A number of important questions about COX deficiency remain unanswered, and, for obvious reasons they cannot be solved by studies of cultured cells. Foremost are tissue specificity and development-related phenotypes. In view of this shortcoming several COX-defective models have been created to unravel COX subunit/isoform function, hopefully to model human mitochondrial diseases, and ideally to find ways to counteract disease-causing mutations.

Most of our basic understanding of COX and its assembly comes from studies of microorganisms, particularly of the unicellular yeast, S. cerevisiae. In addition to the large arsenal of genetic tools for manipulating the mitochondrial and nuclear genes of this organism, it is also extremely useful in validating the pathogenic impact of a particular mutation identified in a constituent of the RC [54]. A requirement for such heterologous complementation tests is the presence of a yeast homologue for a mutated human gene. Although this is usually the case with genes coding for RC complexes II, III and IV, importantly human complex I has no homologue in S. cerevisiae, which uses instead two different dehydrogenases completely unrelated to human complex I. The absence of complex I in S. cerevisiae mitochondria implies a different organization of the respirasome that could also influence the deficit related phenotype. There are also important differences in the genetic systems of mammalian and yeast mitochondria. The absence of introns in mammalian mtDNA, and the existence of different sets of translational activators and regulatory proteins than those present in yeast implies that the balanced output of nuclear and mitochondrial gene products of COX and other complexes of the RC must be attained by regulatory mechanisms different from those described in yeast [5557]. Obviously, yeast is also not the best system to study questions related to tissue specificity and the effects on developmental parameters of COX and RC deficiencies.

HIGHER ORGANISMS TO STUDY COX DEFICIENCY

Several groups have exploited the fruit fly (Drosophila melanogaster), the worm (Caenorhabditis elegans), the Zebrafish (Danio rerio) or the mouse as models for genetic modification of COX-related genes to evaluate their consequent phenotypes in a higher organism. Interestingly, the phenotypes observed in these model organisms have not always been consistent with those of human patients. A mutation in COX6A of Drosophila caused a COX deficiency and premature death, whereas different mutations in the human gene, similarly causing COX deficiency, result in encephalomyopathy [58]. Body-wide post-transcriptional silencing of the fly homologue of the COX-assembly gene SURF1 caused extensive larvae death as early as the imago stage of pupal development [59]. Flies with SURF1 silenced in the central nervous system only, reached adulthood with low cephalic COX activity and with behavioural and electrophysiological abnormality [59]. Knockdown of the COX4 and COX5A homologues using RNA interference shortened the lifespan of worms. Surprisingly, the authors reported that the COX defect was accompanied by a loss of complex I function [60]. Reduced expression of either COX5A or SURF1 induced with morpholinos in Zebra fish elicited a panoply of tissue-specific abnormalities, including increased apoptosis in neural tissues but not in the heart. Heart function, however, decreased with time [61].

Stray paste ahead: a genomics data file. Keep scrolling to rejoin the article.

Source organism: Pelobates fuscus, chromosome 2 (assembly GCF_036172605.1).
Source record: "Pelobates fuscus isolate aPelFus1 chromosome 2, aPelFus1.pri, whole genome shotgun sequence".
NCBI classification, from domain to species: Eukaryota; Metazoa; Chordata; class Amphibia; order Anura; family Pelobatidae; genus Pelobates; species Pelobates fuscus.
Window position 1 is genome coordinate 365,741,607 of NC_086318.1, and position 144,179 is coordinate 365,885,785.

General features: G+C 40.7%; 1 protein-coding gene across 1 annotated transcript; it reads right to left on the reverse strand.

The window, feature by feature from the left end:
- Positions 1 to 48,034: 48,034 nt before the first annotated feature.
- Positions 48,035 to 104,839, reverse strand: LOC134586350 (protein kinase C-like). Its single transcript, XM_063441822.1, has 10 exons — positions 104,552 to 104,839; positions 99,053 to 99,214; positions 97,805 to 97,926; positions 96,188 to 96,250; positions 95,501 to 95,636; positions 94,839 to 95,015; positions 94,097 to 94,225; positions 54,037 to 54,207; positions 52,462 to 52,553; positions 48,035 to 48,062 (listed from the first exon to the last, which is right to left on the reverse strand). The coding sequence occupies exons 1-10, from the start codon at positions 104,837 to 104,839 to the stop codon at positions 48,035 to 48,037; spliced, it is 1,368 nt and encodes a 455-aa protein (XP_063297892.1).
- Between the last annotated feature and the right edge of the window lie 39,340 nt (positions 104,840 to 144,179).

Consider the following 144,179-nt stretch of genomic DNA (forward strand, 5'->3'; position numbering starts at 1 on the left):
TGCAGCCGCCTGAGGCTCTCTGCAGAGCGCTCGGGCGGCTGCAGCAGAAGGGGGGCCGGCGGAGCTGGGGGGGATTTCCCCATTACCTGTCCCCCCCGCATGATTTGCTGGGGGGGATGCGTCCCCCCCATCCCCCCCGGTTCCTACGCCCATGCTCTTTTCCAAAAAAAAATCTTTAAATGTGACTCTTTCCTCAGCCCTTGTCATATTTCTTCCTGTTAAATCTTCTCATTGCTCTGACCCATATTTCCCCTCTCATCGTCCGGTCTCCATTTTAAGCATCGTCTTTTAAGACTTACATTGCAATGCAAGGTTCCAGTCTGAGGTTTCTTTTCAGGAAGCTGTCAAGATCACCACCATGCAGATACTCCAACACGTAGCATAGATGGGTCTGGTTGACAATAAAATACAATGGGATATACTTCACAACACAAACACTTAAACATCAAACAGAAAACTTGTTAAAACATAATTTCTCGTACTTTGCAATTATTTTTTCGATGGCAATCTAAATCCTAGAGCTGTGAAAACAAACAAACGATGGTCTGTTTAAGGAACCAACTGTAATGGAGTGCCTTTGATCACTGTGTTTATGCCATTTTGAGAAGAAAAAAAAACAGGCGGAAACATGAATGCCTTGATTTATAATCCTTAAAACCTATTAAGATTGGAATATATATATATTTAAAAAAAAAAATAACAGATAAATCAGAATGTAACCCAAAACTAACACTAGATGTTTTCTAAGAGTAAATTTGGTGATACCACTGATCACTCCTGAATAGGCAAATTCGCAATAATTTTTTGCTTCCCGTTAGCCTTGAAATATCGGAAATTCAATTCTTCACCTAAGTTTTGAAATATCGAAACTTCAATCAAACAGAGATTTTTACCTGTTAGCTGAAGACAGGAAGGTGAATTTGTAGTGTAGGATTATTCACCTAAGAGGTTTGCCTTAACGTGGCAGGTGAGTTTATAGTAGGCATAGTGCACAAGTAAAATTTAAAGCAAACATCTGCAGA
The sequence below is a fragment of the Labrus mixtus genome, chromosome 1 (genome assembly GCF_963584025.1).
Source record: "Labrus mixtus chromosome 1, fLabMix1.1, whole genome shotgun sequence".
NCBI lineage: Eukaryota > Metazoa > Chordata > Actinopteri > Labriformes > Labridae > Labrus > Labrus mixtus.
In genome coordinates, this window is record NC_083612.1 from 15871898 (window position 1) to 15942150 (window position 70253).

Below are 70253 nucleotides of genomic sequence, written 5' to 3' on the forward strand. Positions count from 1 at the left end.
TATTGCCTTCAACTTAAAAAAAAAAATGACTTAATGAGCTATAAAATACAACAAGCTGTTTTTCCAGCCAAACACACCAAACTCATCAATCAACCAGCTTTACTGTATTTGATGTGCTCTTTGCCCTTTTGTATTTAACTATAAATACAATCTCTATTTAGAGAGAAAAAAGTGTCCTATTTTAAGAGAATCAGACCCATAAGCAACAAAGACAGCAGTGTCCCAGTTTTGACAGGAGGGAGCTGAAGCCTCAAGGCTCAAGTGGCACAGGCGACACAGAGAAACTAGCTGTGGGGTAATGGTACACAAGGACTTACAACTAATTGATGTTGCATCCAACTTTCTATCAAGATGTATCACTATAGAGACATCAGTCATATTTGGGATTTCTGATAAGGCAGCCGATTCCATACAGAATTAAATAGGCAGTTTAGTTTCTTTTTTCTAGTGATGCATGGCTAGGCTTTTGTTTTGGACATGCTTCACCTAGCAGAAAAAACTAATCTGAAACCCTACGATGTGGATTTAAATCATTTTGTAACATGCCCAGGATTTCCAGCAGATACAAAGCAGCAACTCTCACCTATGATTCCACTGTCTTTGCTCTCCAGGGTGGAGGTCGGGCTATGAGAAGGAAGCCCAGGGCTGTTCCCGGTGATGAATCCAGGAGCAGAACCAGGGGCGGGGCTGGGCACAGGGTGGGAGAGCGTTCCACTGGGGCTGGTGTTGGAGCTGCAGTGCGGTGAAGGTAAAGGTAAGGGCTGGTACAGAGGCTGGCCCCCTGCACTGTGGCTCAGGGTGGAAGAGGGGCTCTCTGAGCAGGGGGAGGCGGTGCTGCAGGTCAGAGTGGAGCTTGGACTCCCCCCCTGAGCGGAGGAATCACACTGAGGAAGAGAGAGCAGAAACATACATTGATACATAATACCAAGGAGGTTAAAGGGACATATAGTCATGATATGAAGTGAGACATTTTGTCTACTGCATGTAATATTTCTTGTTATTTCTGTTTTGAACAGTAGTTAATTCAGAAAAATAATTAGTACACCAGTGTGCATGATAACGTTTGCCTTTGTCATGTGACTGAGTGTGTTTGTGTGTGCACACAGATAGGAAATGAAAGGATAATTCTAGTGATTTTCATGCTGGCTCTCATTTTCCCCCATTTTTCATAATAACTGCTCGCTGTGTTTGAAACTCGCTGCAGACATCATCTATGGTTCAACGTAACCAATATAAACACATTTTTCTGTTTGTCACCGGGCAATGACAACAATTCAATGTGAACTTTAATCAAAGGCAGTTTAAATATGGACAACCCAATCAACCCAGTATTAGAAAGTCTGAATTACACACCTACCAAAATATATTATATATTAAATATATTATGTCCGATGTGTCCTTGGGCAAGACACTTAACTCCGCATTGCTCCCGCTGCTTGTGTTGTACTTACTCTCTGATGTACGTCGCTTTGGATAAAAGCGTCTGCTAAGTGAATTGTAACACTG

Several genes for COX subunits have also been targeted in the mouse. No obvious phenotype could be linked to a mild COX1 point mutant, a missense mutation at nt 6589 (T6589C) converting a highly conserved valine at codon 421 to alanine (V421A) [62]. A KO (knockout) of the nuclear COX4I2, however, caused a lung pathology, stressing the importance of the gene product for normal lung function [63]. In humans, a mutation in COX4I2 causes exocrine pancreatic insufficiency, dyserythropoeitic anaemia, and calvarial hyperostosis [64] affecting organs/tissues supposedly not expressing this protein, which might suggest an indirect effect of the mutation. A KO of COX6A2 led to cardiac dysfunction [65] and a KO of the heart/skeletal muscle-specific COX7A1 to exercise intolerance reminiscent of a mild myopathy [66] or dilated cardiomyopathy [67]. Known assembly factors for COX have also been inactivated in the mouse. A transient liver KO of COX10 induced hepatocytes apoptosis [68] and a muscle-specific KO of COX10 led to myopathy [69]. A forebrain-specific COX10 deletion resulted in astrogliosis and inflammation [70]. A SURF1 KO did not manifest a disease phenotype despite 30–40% decreased COX activity, suggesting that the mitochondrial concentration of this enzyme is higher than required to sustain cell growth and survival. Heterozygous mice with SCO2 KI/KO developed muscle weakness [71,72], whereas podocyte-specific KO of KLF6 (Krüppel-like factor 6) acting on SCO2 transcription, increased focal segmental glomerulosclerosis induced by adryamicin [73]. A heterozygous KO of CHCHD4 exhibited a COX deficiency and reduced weight gain [28].